Why Experts Clash Over Instagram for Kids

It may not be secure enough

Key Takeaways

  • Facebook is reportedly working on a version of Instagram that would be explicitly aimed at children. 
  • Instagram’s current policy forbids children under the age of 13 from using the service. 
  • A coalition of public health and child safety advocates recently asked Facebook to cancel the project.
Children using smartphones, standing in a row against a white background.

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Facebook is planning to launch a version of Instagram for children, but experts disagree over whether it could put young users at risk. 

The current Instagram policy forbids children under the age of 13 from using the service. The company reportedly is working on a version of the social media service that would be ad-free and feature parental controls. While details haven’t been announced, some observers are skeptical. 

"An app solely for kids with no credible way to assure that the profiles on there are actually underage can be very toxic and unhealthy, as many children can be exploited and manipulated into doing things that are not meant for them," Brandon Walsh, who runs the parenting blog DadsAgree, said in an email interview. 

"These years are for kids to develop a sense of self, and we have seen how demeaning social media can be at times, thus endangering personal growth and distancing them from an actual social life," he added.

Group Calls for Facebook to Cancel Project

An international coalition of public health and child safety advocates recently asked Facebook executives to cancel the Instagram-for-kids project. Despite Facebook’s assurances that it would limit the software to kids under 13, the coalition said many children have lied about their ages to create Instagram accounts.

"Having a safe and secure environment designed specifically for kids will surely prepare them for what lies ahead, and hopefully make them more able to avoid the pitfalls and dangers."

"A growing body of research demonstrates that excessive use of digital devices and social media is harmful to adolescents," Campaign for a Commercial-Free Childhood, a Boston-based nonprofit, wrote in a letter to Facebook.

"Instagram, in particular, exploits young people’s fear of missing out and desire for peer approval to encourage children and teens to constantly check their devices and share photos with their followers. The platform’s relentless focus on appearance, self-presentation, and branding presents challenges to adolescents’ privacy and wellbeing."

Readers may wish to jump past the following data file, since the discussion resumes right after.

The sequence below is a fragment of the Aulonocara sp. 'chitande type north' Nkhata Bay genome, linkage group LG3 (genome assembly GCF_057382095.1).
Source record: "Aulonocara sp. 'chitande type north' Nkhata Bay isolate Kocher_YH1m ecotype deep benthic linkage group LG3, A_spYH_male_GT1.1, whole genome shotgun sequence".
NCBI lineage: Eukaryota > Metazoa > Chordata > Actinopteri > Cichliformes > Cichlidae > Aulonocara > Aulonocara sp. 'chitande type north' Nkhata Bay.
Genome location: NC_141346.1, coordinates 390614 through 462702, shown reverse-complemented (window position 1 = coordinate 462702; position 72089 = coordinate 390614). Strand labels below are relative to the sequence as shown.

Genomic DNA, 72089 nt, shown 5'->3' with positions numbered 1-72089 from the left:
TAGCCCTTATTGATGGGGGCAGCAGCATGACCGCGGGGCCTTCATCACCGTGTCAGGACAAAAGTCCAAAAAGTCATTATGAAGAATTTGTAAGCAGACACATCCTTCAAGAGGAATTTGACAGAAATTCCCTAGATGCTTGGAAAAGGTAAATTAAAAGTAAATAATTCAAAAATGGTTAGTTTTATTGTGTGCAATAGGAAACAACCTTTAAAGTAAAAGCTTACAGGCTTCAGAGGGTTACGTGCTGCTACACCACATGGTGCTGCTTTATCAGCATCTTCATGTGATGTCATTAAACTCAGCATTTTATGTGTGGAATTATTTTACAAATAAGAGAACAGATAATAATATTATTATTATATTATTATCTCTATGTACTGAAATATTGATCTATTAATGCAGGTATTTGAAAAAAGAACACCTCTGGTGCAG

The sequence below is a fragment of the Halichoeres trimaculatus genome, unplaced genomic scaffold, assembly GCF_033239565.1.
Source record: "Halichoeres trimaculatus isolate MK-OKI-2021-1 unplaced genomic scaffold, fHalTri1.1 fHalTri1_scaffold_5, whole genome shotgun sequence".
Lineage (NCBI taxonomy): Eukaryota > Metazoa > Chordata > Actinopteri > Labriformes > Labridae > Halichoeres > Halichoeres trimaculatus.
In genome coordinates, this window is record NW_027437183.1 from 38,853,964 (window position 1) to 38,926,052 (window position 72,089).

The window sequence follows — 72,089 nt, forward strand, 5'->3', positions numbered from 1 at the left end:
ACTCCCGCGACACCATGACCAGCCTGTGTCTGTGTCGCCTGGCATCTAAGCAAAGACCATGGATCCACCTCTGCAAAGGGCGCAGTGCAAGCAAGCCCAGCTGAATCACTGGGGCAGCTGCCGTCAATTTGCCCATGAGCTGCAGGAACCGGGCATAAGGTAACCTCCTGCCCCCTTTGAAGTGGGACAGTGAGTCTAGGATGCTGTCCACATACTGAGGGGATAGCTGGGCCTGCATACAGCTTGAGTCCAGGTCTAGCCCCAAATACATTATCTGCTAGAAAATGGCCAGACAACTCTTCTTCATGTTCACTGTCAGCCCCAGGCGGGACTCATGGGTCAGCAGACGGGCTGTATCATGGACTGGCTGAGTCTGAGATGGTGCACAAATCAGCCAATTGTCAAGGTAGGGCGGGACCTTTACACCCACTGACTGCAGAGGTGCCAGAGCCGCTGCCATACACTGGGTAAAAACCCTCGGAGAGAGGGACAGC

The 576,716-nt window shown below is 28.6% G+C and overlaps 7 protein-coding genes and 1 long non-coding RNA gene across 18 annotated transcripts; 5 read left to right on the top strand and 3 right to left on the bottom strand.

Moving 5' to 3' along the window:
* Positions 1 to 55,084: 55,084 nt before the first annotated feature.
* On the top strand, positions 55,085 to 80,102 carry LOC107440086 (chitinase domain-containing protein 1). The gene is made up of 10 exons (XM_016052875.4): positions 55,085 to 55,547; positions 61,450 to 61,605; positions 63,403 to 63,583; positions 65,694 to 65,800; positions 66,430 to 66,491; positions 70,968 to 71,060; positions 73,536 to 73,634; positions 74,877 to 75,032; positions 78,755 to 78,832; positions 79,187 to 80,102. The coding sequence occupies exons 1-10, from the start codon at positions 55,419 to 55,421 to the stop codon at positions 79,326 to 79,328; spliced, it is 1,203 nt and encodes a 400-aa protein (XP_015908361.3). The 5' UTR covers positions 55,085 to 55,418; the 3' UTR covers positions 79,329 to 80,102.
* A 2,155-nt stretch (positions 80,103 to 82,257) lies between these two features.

But Christopher J. Ferguson, a professor of Psychology at Stetson University, expressed skepticism about the Campaign for a Commercial-Free Childhood.

In an email interview, he called the organization "an anti-media and technology advocacy group that has an 'axe to grind' on this issue." He added, "Indeed, I'd suggest that their own financial health depends on soliciting donations by frightening people as much as possible about media and technology." 

Despite the claims by the scholars in the Campaign’s letter, there isn't solid evidence to connect social-media use to adverse outcomes like depression or suicide, Ferguson said. 

Four children using smartphones outdoors.

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"Ultimately, social media is here to stay, and people need to learn how to use it," Ferguson said. "It can be helpful to have kids-only spaces where kids are hopefully free from adults and can learn how to manage social media with their parents' help."

Harvesting Kids Data

The new Instagram program also raises privacy concerns. Instagram for kids would provide Facebook with the ability to harvest user data from children to evaluate and track them, Ray Walsh, a data privacy expert at the website ProPrivacy said in an email interview. 

"With Instagram for kids, Facebook would be acquiring huge amounts of information about children, their likes, and their habits, which it could instantly begin leveraging once those children become 13," Walsh added. 

Under the Children's Online Privacy Protection Act (COPPA), companies like Facebook must refrain from leveraging any data they obtain about kids for marketing purposes. 

However, said Walsh, "It is easy to see how this gives Facebook a huge head start in terms of data capture from those children, a decision that is almost certainly inspired by a will to profit from that profiling data at a later date, or in ways that are not restricted by COPPA."

"An app solely for kids with no credible way to assure that the profiles on there are actually underage can be very toxic and unhealthy..."

Not everyone agrees that Instagram for kids is a bad thing. Former software developer and current stay-at-home father Dave Pedley said that the app could help teach kids how to navigate the internet. 

"We as parents will not be able to shield our kids from the risks that exist in social media—and indeed the open internet—forever," he said in an email interview.

"Having a safe and secure environment designed specifically for kids will surely prepare them for what lies ahead, and hopefully make them more able to avoid the pitfalls and dangers."

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